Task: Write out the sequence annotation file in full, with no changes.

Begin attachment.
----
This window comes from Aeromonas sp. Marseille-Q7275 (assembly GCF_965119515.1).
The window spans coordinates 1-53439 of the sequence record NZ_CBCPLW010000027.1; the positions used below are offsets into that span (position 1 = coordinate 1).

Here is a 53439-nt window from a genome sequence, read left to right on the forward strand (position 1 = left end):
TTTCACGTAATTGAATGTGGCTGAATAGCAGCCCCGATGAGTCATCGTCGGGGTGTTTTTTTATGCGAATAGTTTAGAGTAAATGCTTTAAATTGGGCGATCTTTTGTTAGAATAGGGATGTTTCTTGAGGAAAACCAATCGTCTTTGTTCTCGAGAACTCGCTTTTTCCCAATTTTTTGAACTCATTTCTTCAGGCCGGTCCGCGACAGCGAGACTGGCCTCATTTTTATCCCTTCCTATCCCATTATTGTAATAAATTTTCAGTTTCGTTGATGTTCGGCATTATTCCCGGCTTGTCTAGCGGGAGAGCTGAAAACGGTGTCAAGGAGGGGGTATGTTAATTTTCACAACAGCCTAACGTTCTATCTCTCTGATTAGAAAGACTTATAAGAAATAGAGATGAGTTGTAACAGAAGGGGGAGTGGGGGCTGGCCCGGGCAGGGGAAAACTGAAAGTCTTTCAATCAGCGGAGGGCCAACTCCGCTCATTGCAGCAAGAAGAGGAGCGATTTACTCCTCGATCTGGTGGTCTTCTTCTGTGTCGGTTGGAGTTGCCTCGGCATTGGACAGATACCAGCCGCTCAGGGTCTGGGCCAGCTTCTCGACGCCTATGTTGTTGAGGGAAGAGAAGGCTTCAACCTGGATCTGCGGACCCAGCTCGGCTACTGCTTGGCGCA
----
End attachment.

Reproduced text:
This window comes from Aeromonas sp. Marseille-Q7275 (assembly GCF_965119515.1).
The window spans coordinates 1-53439 of the sequence record NZ_CBCPLW010000027.1; the positions used below are offsets into that span (position 1 = coordinate 1).

Here is a 53439-nt window from a genome sequence, read left to right on the forward strand (position 1 = left end):
TTTCACGTAATTGAATGTGGCTGAATAGCAGCCCCGATGAGTCATCGTCGGGGTGTTTTTTTATGCGAATAGTTTAGAGTAAATGCTTTAAATTGGGCGATCTTTTGTTAGAATAGGGATGTTTCTTGAGGAAAACCAATCGTCTTTGTTCTCGAGAACTCGCTTTTTCCCAATTTTTTGAACTCATTTCTTCAGGCCGGTCCGCGACAGCGAGACTGGCCTCATTTTTATCCCTTCCTATCCCATTATTGTAATAAATTTTCAGTTTCGTTGATGTTCGGCATTATTCCCGGCTTGTCTAGCGGGAGAGCTGAAAACGGTGTCAAGGAGGGGGTATGTTAATTTTCACAACAGCCTAACGTTCTATCTCTCTGATTAGAAAGACTTATAAGAAATAGAGATGAGTTGTAACAGAAGGGGGAGTGGGGGCTGGCCCGGGCAGGGGAAAACTGAAAGTCTTTCAATCAGCGGAGGGCCAACTCCGCTCATTGCAGCAAGAAGAGGAGCGATTTACTCCTCGATCTGGTGGTCTTCTTCTGTGTCGGTTGGAGTTGCCTCGGCATTGGACAGATACCAGCCGCTCAGGGTCTGGGCCAGCTTCTCGACGCCTATGTTGTTGAGGGAAGAGAAGGCTTCAACCTGGATCTGCGGACCCAGCTCGGCTACTGCTTGGCGCA